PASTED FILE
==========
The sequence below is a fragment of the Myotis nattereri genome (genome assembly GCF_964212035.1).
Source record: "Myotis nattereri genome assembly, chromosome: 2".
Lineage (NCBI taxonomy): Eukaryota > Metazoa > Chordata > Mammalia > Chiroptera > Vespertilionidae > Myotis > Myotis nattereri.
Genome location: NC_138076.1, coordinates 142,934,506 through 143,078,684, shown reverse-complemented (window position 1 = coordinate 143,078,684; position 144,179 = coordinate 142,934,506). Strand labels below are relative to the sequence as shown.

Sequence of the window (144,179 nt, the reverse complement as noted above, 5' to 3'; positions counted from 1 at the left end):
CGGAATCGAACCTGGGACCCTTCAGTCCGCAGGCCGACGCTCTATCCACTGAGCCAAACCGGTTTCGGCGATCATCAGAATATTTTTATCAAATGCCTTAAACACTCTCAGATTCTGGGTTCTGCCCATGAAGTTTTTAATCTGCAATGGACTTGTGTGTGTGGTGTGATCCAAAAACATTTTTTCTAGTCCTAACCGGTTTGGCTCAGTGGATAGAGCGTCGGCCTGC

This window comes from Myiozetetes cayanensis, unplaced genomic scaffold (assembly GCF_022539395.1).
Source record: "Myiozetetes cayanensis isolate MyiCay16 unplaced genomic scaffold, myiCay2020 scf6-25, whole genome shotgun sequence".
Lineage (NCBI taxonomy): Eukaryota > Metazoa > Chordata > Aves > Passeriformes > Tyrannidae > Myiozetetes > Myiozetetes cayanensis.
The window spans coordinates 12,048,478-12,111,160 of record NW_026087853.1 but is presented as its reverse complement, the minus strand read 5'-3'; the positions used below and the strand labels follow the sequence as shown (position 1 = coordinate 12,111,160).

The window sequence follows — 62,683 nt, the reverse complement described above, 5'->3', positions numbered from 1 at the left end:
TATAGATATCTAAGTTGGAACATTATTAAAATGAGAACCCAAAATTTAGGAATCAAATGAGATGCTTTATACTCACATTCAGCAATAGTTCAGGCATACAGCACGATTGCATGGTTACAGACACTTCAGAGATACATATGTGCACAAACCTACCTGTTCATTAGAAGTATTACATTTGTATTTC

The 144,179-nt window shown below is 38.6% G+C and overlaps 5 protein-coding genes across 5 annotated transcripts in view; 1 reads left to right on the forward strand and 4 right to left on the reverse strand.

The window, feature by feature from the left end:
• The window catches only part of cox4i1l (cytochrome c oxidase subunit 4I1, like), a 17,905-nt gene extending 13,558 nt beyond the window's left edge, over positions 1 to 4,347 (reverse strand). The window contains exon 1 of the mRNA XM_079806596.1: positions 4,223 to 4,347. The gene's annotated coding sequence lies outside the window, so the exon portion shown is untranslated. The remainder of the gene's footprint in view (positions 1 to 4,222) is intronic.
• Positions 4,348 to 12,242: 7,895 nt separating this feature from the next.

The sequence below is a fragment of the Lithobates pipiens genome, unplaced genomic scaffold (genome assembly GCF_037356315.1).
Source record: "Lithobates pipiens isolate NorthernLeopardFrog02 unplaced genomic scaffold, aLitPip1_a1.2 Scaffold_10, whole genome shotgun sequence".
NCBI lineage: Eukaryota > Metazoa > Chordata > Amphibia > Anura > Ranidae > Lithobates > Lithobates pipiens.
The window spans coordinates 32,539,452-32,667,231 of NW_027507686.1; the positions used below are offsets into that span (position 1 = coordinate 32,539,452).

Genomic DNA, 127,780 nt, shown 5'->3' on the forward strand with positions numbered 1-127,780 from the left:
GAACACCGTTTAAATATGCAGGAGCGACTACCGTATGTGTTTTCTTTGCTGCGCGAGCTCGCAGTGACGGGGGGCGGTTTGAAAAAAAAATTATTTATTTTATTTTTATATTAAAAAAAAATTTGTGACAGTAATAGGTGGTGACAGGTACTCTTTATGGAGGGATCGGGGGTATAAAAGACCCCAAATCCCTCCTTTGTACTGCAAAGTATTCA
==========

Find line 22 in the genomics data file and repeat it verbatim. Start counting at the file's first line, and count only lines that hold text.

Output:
GAACACCGTTTAAATATGCAGGAGCGACTACCGTATGTGTTTTCTTTGCTGCGCGAGCTCGCAGTGACGGGGGGCGGTTTGAAAAAAAAATTATTTATTTTATTTTTATATTAAAAAAAAATTTGTGACAGTAATAGGTGGTGACAGGTACTCTTTATGGAGGGATCGGGGGTATAAAAGACCCCAAATCCCTCCTTTGTACTGCAAAGTATTCA